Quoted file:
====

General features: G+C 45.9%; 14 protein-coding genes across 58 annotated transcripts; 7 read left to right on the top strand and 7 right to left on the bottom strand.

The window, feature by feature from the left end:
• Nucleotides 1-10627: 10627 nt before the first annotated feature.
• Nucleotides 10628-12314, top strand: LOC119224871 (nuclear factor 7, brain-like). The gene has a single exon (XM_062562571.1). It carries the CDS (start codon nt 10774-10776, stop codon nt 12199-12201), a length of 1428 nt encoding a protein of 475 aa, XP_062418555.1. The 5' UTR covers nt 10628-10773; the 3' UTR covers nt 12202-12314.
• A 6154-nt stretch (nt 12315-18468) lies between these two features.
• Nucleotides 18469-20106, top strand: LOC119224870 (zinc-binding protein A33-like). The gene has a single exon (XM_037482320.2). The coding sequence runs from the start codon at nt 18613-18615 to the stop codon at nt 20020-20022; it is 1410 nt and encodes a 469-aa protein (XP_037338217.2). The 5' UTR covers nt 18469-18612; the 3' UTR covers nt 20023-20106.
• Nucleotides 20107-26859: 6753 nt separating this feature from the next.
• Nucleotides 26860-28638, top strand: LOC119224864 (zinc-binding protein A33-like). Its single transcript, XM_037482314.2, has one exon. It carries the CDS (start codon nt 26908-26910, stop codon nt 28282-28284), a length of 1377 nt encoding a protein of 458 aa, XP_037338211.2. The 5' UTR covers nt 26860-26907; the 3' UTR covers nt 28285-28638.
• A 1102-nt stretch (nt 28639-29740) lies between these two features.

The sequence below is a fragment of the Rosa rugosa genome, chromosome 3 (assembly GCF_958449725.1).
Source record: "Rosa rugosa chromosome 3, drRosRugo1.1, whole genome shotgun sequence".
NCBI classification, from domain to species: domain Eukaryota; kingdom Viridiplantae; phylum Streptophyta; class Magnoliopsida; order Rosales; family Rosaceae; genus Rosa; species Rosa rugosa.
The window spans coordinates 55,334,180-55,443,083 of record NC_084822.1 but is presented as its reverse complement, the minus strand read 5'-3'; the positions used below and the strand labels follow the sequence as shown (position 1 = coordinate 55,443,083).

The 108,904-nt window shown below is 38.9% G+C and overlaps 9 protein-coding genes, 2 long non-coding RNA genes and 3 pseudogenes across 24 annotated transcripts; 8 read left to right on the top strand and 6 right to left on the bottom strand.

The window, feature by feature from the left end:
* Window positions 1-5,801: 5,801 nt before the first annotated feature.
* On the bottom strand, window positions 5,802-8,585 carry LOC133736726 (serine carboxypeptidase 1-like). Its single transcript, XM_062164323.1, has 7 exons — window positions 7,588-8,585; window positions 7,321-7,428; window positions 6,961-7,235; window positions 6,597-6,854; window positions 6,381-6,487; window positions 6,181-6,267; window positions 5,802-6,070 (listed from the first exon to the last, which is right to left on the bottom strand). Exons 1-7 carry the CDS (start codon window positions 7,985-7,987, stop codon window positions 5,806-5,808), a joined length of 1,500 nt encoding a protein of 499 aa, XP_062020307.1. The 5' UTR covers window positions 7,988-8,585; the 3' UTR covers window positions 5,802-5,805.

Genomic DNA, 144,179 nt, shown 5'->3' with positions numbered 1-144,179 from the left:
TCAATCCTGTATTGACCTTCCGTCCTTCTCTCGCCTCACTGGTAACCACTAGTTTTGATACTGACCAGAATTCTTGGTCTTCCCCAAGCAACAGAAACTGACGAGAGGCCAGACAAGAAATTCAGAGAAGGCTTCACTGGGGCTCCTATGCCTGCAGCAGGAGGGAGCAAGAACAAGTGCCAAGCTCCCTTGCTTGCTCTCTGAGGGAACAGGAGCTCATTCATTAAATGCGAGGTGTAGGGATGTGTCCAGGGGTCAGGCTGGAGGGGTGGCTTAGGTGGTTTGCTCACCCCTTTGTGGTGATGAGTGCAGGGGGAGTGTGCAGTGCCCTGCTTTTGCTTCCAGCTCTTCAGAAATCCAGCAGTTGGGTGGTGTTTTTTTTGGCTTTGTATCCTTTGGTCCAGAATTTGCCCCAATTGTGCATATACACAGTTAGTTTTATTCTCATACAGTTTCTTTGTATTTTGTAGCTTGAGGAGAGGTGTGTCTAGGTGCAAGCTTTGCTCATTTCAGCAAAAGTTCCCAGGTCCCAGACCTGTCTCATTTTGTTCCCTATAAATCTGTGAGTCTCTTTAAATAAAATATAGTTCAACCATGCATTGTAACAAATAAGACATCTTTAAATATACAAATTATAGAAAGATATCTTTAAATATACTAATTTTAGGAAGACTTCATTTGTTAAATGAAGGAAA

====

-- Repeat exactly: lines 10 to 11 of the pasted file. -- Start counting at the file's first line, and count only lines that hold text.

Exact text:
The sequence below is a fragment of the Rosa rugosa genome, chromosome 3 (assembly GCF_958449725.1).
Source record: "Rosa rugosa chromosome 3, drRosRugo1.1, whole genome shotgun sequence".